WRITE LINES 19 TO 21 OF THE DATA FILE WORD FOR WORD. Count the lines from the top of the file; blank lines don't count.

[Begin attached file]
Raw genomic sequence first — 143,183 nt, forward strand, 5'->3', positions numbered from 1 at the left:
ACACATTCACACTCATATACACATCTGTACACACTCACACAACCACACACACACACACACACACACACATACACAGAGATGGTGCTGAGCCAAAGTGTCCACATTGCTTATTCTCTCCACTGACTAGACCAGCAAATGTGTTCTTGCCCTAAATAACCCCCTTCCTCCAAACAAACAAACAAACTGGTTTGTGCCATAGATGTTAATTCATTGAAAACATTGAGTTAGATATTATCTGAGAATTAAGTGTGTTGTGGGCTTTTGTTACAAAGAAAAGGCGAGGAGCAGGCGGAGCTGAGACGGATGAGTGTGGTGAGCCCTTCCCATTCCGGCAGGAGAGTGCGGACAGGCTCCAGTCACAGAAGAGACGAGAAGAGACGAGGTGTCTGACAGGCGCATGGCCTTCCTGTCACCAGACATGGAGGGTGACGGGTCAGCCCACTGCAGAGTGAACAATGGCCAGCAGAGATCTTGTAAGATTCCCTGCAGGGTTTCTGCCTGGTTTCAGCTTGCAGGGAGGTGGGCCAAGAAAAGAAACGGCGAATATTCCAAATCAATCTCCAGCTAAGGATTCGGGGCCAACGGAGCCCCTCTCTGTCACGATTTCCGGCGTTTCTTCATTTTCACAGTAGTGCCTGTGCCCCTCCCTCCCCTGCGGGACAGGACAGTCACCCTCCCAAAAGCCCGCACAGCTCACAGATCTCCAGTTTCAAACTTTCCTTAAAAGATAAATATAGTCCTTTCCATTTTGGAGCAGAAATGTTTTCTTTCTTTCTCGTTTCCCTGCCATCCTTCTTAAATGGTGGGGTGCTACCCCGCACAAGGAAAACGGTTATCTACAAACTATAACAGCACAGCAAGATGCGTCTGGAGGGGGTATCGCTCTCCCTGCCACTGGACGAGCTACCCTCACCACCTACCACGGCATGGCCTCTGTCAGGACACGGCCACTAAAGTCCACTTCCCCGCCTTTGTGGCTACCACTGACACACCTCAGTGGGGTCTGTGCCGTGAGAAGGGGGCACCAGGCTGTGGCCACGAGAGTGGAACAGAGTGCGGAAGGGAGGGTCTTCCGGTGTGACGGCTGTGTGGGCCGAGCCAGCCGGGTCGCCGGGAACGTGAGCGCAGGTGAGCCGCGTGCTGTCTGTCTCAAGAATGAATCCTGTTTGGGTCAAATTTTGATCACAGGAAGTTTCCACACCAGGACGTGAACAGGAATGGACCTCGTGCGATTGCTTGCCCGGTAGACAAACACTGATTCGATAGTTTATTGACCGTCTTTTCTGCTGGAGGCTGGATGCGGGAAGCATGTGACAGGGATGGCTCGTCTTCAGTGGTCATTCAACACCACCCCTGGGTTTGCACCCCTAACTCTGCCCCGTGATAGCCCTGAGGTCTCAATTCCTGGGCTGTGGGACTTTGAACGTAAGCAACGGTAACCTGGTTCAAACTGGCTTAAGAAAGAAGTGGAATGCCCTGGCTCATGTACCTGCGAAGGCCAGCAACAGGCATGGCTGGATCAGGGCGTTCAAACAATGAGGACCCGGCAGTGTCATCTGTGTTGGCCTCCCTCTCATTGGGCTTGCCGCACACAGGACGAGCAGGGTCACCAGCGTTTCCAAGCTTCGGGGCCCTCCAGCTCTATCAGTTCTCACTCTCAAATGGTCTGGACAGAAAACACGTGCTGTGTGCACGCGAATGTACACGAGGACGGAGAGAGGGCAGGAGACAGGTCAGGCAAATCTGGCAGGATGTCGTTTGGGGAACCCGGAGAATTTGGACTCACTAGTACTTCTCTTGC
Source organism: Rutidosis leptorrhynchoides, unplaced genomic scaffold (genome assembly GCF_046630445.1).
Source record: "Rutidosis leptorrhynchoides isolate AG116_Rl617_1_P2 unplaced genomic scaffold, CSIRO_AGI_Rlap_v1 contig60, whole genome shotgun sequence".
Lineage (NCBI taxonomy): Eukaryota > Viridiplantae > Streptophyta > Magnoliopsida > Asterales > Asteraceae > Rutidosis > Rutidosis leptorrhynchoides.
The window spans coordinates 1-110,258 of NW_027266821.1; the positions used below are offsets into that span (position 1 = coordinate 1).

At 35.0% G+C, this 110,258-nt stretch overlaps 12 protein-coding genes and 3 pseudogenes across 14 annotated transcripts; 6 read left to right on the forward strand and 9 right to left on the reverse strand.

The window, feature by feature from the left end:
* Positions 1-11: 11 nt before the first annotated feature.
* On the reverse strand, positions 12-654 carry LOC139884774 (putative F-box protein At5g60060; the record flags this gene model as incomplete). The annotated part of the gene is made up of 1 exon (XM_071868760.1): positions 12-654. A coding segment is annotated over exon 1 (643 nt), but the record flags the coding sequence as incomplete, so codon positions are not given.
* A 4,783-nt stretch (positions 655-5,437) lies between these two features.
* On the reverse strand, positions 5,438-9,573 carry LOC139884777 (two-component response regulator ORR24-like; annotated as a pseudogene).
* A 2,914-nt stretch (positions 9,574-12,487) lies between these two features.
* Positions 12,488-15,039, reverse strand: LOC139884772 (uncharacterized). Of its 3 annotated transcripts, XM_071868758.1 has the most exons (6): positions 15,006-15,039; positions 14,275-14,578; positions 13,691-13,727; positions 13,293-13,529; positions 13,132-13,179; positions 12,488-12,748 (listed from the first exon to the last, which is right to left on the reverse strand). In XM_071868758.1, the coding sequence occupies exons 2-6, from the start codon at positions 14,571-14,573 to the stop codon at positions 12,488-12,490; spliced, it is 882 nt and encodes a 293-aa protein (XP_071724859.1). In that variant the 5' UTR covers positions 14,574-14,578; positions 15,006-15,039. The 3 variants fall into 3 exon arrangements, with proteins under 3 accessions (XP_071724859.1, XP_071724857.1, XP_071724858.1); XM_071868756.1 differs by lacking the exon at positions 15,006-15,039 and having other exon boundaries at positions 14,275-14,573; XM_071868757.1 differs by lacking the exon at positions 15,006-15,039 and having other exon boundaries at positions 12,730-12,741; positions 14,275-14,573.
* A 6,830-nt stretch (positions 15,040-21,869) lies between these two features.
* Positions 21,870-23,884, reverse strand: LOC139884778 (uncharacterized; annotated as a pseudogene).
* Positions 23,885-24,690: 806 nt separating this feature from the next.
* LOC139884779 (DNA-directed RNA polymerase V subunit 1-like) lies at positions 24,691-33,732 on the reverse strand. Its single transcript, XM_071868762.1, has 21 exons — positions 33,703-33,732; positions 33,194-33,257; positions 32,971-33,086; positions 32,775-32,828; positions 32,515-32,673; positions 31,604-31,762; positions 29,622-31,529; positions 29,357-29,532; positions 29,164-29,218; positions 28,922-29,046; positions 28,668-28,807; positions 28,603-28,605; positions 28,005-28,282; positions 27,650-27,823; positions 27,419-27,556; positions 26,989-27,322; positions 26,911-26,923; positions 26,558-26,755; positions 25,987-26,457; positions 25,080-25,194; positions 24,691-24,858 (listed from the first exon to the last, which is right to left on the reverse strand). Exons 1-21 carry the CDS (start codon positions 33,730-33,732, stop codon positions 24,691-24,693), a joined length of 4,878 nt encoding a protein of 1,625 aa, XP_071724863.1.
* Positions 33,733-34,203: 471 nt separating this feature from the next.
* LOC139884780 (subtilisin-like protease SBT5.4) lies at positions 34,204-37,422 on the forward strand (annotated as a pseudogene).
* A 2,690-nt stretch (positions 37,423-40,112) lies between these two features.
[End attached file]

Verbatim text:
* Positions 33,733-34,203: 471 nt separating this feature from the next.
* LOC139884780 (subtilisin-like protease SBT5.4) lies at positions 34,204-37,422 on the forward strand (annotated as a pseudogene).
* A 2,690-nt stretch (positions 37,423-40,112) lies between these two features.